FA Cup semi-finals: Millwall are looking like a smart outfit under Kenny Jackett

On slender resources the highly rated manager has generated a ‘family’ spirit at the Championship club

Two pieces of A4 paper are pinned to a notice board in the canteen at Millwall’s training ground, hidden in a leafy south London suburb a world removed from the urban grind of their matchday home at the Den. Beneath the club crest the details for the next two days are typed out, telling the players where to be and when, and even instructions for their families to be at the Den this afternoon to catch a coach for the trip across the capital to Wembley.

Tonight the players will be reunited with their families back at the ground, by which time they will know whether to start planning for a return journey for the FA Cup final. Last night, the squad stayed at a hotel in Chelsea.

“We don’t want our players running around, dropping tickets off,” says the Millwall manager, Kenny Jackett. “We want to know where they are and look after them.”

This is part of Jackett’s carefully laid plan to beat Wigan and bring his club back to Wembley. “We have to play the match not the occasion,” he says,  determined to attend to every detail to ensure his players are not overawed when they swap the Den and an average attendance of 10,000 for considerably more inside one of the world’s iconic stadiums.

Jackett already knows what it is like to manage a side there – unlike his opposite number Roberto Martinez – as well as to play in an FA Cup final. It was 29 years ago that Jackett, a one-club man, took his place against Everton alongside Watford team-mates like John Barnes, Steve Sherwood and Mo Johnston. It is not a day he recalls with any fondness; Wembley is no place to be a loser.

“You get to Wembley and lose and it’s not a good day,” says Jackett. “But you remember the run, the days that got you there.”

Millwall are there via wins over Preston, Aston Villa, Luton and, after a replay, Blackburn, the last thanks to a winning goal from Jackett’s captain, Danny Shittu. The two are sitting  side-by-side in the training ground canteen. Next door, in the gym, the rest of the squad can be seen warming up for training. The giant Shittu dwarfs his manager – as he does most people – but in every other way he looks up to the man who has revitalised his career.

“We are a family,” says Shittu of the small squad Jackett has assembled with the meagre means at his disposal – Millwall sit in the bottom quarter of the Championship in terms of revenue. “I’ve been playing 13-14 years and I can’t think of another club where I’ve been so in with the players. And when you are playing in a team where you are all together it means a lot. Ultimately [that] comes from the gaffer.”

It is praise echoed by Peter Garston, the fans’ representative on the board (Millwall remain one of the few to have given supporters a say in how the club is run). “Kenny has made a massive impact,” says Garston. “He is the first proper manager we have had in many years. He is a true manager and every player I have ever spoken to agrees. He knows how to set boundaries.”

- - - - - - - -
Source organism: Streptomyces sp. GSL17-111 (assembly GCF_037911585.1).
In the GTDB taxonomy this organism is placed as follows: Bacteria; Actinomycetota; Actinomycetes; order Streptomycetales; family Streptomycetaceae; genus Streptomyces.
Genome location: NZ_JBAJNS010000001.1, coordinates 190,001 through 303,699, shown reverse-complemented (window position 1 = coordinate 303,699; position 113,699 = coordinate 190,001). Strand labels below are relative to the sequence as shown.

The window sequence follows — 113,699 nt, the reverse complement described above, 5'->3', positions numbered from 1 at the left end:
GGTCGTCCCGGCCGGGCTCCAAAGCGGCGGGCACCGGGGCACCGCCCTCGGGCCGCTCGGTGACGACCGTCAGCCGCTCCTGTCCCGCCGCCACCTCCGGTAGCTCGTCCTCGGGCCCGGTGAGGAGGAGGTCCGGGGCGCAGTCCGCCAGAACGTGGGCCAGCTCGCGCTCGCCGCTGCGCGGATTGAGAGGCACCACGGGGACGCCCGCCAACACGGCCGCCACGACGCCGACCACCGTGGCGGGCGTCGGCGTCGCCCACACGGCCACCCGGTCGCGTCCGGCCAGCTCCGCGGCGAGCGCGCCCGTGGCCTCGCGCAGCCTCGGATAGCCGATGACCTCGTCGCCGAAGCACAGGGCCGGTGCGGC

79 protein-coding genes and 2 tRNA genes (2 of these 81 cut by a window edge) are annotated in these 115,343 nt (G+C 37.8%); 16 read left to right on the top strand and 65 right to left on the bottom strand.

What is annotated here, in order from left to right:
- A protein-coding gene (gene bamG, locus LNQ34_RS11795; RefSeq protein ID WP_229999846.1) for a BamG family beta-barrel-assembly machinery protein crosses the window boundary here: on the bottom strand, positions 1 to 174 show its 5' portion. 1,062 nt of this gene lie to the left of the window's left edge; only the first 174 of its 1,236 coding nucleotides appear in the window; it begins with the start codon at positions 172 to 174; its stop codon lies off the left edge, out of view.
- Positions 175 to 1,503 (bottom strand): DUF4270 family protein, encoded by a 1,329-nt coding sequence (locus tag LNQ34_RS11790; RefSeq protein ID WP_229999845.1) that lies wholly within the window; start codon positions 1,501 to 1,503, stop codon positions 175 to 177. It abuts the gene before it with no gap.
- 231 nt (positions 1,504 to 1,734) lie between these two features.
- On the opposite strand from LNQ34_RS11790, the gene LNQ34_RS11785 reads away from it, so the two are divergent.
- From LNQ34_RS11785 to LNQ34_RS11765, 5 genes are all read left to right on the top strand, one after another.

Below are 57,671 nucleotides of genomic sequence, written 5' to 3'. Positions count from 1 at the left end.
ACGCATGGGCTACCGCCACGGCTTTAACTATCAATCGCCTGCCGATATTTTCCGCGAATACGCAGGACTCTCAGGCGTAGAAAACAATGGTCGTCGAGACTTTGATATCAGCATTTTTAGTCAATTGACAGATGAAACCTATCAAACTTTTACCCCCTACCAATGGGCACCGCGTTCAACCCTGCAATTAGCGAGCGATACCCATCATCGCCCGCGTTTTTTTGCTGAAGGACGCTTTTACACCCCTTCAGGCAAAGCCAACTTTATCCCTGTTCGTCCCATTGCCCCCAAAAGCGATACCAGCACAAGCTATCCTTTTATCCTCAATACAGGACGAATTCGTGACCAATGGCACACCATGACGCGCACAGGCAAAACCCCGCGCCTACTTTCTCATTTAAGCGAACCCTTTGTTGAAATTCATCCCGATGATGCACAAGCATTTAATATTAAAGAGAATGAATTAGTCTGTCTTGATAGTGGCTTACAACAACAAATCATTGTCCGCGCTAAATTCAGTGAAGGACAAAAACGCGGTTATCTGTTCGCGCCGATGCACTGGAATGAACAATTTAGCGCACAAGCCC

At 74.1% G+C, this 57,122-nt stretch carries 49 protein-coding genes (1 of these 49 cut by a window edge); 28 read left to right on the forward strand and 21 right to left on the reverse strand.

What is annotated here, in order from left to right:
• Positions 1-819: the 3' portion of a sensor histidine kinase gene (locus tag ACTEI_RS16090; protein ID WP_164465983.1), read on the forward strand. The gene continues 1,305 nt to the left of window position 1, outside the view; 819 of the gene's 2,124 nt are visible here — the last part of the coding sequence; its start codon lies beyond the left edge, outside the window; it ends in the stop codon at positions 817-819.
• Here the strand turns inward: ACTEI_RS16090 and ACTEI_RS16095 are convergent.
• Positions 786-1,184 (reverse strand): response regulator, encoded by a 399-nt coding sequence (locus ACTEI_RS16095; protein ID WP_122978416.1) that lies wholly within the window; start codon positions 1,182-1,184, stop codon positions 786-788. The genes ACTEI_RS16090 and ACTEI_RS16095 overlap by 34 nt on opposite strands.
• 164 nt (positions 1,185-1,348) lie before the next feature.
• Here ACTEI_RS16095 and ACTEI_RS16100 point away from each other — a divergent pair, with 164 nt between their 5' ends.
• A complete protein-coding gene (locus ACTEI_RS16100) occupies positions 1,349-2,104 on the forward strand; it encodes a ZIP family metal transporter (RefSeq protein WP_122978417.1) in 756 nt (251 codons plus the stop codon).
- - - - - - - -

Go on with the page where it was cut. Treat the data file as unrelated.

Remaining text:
Jackett, then reserve-team manager at Manchester City, succeeded Willie Donachie in November 2007. It makes him the longest serving manager in the Championship, a reflection not just on his abilities at marshalling slender resources but also on the brutal short-termism that is even more common place among those outside the promised land of the Premier League than within it.

“Management is a precarious business; you never plan too long,” says Jackett. His first coaching job was at Watford but he made his name at Swansea, instigating their climb from the bottom of league football. He was replaced in west Wales – the country Jackett played 31 times for thanks to a Welsh father – by the man who will sit in the opposite dugout today. For a time Jackett managed Martinez as well, a spell that ended with him  deciding the Spaniard no longer had a playing future at Swansea. Nine months later Martinez, a dozen years Jackett’s junior, was back and Jackett was gone.

“Roberto was rightly very well thought of at Swansea,” says Jackett. “[He’s] one of the most professional people I’ve come across. He’s taken that into management. In a relatively short space of time, he’s handled every situation very well and looks like he has a tremendous future. Wigan’s an interesting story. Look at the nationality of the players. They’re from all round the world. It’s a tough way to do it, but Wigan have done it well, being able to bed them down, adapt to English football and stay in the Premier League.”

Jackett’s task beyond this evening is to ensure Millwall remain in the Championship – he took them there via a play-off victory at Wembley in 2010. The Cup run has coincided with a slither down the table. They sit five points ahead of Blackburn, who occupy the third relegation position. Safety comes first in the Jackett plan. It’s time to roll the sleeves up.

“Number one, we need to maintain our Championship status,” he says. “For a relatively small club in the division we are punching above our weight. We need to stay in. To do that would make a Cup run look even better and make it a successful season. Our season is still ahead of us. It starts on Saturday.”

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